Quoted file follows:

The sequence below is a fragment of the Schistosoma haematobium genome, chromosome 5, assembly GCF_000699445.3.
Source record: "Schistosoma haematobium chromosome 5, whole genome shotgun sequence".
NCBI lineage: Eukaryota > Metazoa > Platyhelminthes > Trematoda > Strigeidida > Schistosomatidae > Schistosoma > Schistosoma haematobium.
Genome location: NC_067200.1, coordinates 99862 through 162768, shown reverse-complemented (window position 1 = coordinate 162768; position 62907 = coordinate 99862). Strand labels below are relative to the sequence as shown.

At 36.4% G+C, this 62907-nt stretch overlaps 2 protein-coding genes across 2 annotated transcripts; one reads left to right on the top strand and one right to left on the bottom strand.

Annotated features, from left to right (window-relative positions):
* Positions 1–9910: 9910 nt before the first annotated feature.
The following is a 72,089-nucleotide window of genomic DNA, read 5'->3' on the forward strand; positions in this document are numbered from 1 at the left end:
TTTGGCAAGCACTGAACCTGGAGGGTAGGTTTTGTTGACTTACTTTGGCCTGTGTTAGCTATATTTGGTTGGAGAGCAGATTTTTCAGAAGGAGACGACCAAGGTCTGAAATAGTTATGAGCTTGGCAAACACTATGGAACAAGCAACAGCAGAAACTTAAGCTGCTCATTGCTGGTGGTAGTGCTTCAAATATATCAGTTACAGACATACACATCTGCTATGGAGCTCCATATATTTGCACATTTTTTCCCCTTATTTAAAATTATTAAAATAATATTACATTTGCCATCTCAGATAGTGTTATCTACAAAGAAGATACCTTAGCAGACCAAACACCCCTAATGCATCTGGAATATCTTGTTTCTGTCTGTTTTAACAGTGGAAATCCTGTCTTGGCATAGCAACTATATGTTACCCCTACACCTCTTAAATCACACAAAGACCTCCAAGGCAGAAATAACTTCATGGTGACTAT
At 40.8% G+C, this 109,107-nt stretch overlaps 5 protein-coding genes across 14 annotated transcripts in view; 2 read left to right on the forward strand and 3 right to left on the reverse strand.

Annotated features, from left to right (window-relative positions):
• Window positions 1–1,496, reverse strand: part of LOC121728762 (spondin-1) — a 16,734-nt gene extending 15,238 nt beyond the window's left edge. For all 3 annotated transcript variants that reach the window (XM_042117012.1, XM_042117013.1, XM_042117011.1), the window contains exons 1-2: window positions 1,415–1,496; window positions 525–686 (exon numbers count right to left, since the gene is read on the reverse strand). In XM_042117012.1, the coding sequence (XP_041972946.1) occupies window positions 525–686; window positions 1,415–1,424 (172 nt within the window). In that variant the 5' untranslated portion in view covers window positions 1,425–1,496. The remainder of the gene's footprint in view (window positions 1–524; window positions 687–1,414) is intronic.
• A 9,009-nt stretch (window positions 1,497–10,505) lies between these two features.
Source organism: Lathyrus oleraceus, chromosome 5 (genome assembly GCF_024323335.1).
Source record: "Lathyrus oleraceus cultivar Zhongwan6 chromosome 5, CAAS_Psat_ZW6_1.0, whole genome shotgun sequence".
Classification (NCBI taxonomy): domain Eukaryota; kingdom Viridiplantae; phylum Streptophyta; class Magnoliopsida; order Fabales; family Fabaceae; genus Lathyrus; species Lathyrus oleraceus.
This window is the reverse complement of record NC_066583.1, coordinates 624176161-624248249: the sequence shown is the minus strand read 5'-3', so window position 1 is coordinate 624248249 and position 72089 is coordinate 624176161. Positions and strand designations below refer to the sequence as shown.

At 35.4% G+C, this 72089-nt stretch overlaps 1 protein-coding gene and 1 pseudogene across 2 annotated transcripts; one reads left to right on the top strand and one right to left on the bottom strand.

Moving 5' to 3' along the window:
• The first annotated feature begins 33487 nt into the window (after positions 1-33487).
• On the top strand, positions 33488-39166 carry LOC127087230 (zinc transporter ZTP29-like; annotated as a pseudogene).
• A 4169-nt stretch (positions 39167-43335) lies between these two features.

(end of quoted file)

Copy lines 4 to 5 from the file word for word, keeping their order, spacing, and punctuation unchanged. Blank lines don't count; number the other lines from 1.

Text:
Genome location: NC_067200.1, coordinates 99862 through 162768, shown reverse-complemented (window position 1 = coordinate 162768; position 62907 = coordinate 99862). Strand labels below are relative to the sequence as shown.

At 36.4% G+C, this 62907-nt stretch overlaps 2 protein-coding genes across 2 annotated transcripts; one reads left to right on the top strand and one right to left on the bottom strand.